July 24, 2004 – July 30, 2004
“Break off thy sins by righteousness, and thine iniquities by shewing mercy to the poor; if it may be a lengthening of thy tranquility.” Daniel 4:27.
Suggested Reading: Prophets and Kings, 514–521.
“To understand that ‘righteousness exalteth a nation’; that ‘the throne is established by righteousness’ and ‘upholden by mercy’ (Proverbs 14:34; 16:12; 20:28); to recognize the outworking of these principles in the manifestation of His power who ‘removeth kings, and setteth up kings’ (Daniel 2:21),—this is to understand the philosophy of history.
“In the word of God only is this clearly set forth. Here it is shown that the strength of nations, as of individuals, is not found in the opportunities or facilities that appear to make them invincible; it is not found in their boasted greatness. It is measured by the fidelity with which they fulfill God’s purpose.” Education, 175.
“We are living in the last days of this earth’s history, and we may be surprised at nothing in the line of apostasies and denials of the truth. Unbelief has now come to be a fine art which men work at to the destruction of their souls. There is constant danger of there being shams in pulpit preachers, whose lives contradict the words they speak; but the voice of warning and of admonition will be heard as long as time shall last; and those who are guilty of transactions that should never be entered into, when reproved or counseled through the Lord’s appointed agencies, will resist the message and refuse to be corrected. They will go on as did Pharaoh and Nebuchadnezzar, until the Lord takes away their reason, and their hearts become unimpressible. The Lord’s word will come to them; but if they choose not to hear it, the Lord will make them responsible for their own ruin.” Selected Messages, Book 2, 147.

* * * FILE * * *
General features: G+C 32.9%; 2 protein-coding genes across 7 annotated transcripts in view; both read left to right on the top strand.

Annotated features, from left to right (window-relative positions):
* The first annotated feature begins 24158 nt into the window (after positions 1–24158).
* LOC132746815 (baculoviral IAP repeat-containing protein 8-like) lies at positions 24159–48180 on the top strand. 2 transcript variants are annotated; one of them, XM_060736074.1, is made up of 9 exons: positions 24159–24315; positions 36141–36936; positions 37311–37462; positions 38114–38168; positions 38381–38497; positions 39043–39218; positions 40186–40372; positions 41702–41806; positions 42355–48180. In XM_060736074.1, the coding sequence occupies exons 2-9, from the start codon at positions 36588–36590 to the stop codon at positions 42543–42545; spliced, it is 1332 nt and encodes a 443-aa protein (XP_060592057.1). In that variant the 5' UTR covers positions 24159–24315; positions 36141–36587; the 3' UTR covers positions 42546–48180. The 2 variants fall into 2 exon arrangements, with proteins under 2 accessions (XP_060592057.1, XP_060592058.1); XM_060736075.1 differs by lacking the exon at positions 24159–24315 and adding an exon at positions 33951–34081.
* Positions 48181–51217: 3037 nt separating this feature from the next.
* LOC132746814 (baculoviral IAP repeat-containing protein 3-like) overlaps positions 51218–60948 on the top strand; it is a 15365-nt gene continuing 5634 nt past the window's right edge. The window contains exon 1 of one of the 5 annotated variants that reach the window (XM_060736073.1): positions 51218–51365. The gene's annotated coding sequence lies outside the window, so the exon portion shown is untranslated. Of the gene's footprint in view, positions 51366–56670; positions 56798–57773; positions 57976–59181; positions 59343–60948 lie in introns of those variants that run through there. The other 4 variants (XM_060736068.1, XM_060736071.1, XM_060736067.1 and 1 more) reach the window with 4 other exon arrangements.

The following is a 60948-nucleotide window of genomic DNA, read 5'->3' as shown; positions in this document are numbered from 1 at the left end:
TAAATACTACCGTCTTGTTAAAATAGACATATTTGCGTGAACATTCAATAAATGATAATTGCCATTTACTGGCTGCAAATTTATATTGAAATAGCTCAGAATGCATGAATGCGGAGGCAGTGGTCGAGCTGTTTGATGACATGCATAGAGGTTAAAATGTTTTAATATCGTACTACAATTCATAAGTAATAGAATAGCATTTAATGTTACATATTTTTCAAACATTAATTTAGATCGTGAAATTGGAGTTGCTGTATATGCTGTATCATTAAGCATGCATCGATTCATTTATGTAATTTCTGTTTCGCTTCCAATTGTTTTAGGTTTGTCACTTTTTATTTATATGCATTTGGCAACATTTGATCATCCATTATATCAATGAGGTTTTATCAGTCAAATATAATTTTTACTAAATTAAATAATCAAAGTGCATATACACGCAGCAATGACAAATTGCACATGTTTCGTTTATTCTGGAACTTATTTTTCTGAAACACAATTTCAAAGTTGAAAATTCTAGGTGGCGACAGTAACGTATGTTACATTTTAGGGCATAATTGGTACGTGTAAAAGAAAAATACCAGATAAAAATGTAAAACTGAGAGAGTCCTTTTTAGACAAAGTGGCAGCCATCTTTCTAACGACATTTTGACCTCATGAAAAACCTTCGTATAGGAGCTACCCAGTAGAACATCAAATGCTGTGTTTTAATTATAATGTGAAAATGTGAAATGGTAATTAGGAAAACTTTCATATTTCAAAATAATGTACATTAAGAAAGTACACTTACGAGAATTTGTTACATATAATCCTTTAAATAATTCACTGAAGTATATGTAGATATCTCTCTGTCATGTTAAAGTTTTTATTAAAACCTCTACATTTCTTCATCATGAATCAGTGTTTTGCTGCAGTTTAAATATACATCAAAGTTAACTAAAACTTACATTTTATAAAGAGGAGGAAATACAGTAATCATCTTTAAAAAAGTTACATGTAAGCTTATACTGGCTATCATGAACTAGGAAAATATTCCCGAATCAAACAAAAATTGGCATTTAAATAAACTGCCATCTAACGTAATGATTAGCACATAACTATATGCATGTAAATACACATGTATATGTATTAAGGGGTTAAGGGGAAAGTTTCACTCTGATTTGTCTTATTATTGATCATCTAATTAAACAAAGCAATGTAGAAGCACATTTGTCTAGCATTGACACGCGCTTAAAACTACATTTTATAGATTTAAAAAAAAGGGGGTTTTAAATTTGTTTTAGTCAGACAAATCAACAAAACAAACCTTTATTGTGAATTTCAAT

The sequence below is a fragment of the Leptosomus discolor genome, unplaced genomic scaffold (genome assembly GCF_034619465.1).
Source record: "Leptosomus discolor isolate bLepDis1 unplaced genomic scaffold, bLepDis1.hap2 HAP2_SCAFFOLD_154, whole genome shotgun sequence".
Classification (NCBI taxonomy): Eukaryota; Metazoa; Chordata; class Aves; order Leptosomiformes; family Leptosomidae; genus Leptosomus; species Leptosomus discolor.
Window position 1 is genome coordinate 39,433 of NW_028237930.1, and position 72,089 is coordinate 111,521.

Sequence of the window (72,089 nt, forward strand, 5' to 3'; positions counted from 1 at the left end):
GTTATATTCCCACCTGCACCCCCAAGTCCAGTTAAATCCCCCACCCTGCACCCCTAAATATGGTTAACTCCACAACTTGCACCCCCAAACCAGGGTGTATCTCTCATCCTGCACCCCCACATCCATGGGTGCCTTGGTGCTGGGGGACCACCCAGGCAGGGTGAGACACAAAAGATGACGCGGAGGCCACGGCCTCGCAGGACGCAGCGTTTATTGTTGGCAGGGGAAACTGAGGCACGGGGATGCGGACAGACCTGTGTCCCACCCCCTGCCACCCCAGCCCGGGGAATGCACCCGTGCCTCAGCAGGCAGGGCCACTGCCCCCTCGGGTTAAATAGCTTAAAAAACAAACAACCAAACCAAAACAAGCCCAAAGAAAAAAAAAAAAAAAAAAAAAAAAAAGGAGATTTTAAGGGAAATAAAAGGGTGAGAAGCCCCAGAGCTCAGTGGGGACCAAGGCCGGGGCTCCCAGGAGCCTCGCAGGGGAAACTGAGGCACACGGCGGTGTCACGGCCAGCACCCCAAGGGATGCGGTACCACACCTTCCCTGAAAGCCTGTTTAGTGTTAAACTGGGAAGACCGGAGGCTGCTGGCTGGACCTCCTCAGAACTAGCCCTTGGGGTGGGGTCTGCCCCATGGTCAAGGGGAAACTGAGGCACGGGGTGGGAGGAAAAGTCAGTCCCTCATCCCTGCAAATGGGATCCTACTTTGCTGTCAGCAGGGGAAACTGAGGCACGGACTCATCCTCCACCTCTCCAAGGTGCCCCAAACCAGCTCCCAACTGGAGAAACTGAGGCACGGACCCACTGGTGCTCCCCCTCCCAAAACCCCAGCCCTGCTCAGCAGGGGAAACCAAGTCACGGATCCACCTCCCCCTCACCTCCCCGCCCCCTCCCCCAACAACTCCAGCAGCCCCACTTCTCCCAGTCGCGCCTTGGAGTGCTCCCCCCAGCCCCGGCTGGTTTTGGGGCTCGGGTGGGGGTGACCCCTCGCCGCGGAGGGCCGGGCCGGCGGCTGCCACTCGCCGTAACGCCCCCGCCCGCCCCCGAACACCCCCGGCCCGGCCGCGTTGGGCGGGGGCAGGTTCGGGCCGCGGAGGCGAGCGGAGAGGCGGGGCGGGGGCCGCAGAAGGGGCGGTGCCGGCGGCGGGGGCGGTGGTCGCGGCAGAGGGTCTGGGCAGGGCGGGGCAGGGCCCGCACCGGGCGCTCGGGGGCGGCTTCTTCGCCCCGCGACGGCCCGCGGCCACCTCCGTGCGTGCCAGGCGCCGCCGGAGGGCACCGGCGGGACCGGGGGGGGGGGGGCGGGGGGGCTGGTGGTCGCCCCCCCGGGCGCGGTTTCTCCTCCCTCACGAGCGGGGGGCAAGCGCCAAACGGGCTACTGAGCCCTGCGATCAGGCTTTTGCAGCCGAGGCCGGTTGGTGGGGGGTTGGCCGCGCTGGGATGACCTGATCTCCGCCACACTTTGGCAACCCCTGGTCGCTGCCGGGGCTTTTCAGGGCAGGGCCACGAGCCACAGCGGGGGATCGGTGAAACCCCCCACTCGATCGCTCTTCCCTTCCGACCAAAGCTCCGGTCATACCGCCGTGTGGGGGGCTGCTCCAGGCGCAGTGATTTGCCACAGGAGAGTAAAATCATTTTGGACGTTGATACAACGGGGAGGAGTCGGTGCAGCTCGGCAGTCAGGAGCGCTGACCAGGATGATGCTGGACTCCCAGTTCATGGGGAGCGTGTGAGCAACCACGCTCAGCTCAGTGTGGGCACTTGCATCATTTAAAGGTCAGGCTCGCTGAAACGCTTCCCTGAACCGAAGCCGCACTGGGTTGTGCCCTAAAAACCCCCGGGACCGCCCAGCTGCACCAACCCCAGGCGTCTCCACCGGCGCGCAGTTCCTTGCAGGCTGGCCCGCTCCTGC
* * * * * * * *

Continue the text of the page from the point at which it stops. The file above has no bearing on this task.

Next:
1 What messages were sent to Babylon of old to call her to God? Daniel 2:47; 3:28; 4:1–3.
Note: “As the time comes for it [the third angel’s message] to be given with greatest power, the Lord will work through humble instruments, leading the minds of those who consecrate themselves to His service. The laborers will be qualified rather by the unction of His Spirit than by the training of literary institutions. Men of faith and prayer will be constrained to go forth with holy zeal, declaring the words which God gives them. The sins of Babylon will be laid open. The fearful results of enforcing the observances of the church by civil authority, the inroads of spiritualism, the stealthy but rapid progress of the papal power—all will be unmasked. By these solemn warnings the people will be stirred. Thousands upon thousands will listen who have never heard words like these. In amazement they hear the testimony that Babylon is the church, fallen because of her errors and sins, because of her rejection of the truth sent to her from heaven.” The Great Controversy, 606, 607.
2 What further dream was given to Nebuchadnezzar? To whom was the dream first made known? With what result? Daniel 4:4–7.
Note: “The Lord is our helper. It is not his good pleasure that any should perish, but rather that all should come to a knowledge of the truth and be saved. God will not withhold from man the fulfillment of the only real hope he can have in the world. Jesus says, ‘Without me, ye can do nothing’ [John 15:5]; but in him, and through his righteousness imputed unto us, we may do all things. The work of the Spirit of God will stand forever, but the works of men will perish. Spiritual things are spiritually discerned. To the worldly-wise the workings of the Spirit of God that leads to confession and acknowledgement of sin and to the acceptance of the truth as it is in Jesus, appear as foolishness. They cannot reason out the ‘whys’ and ‘wherefores’ of its operation . . . , and they ridicule and denounce the work of God; their human wisdom cannot interpret it.” Review and Herald, July 1, 1890.
3 In the king’s perplexity, for whom did he call? What different spirit did he recognize in Daniel? Daniel 4:8, 9.